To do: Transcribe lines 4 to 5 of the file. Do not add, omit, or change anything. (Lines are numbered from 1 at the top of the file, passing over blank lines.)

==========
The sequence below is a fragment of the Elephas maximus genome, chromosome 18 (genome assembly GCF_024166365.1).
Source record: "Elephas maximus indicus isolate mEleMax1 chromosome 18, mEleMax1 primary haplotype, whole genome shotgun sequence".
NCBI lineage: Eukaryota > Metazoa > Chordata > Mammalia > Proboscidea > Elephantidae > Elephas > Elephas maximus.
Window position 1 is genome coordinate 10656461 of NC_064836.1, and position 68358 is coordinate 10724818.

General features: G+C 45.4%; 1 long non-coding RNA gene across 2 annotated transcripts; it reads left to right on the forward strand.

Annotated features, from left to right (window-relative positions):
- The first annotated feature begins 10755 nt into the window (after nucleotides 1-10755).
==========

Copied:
Window position 1 is genome coordinate 10656461 of NC_064836.1, and position 68358 is coordinate 10724818.

General features: G+C 45.4%; 1 long non-coding RNA gene across 2 annotated transcripts; it reads left to right on the forward strand.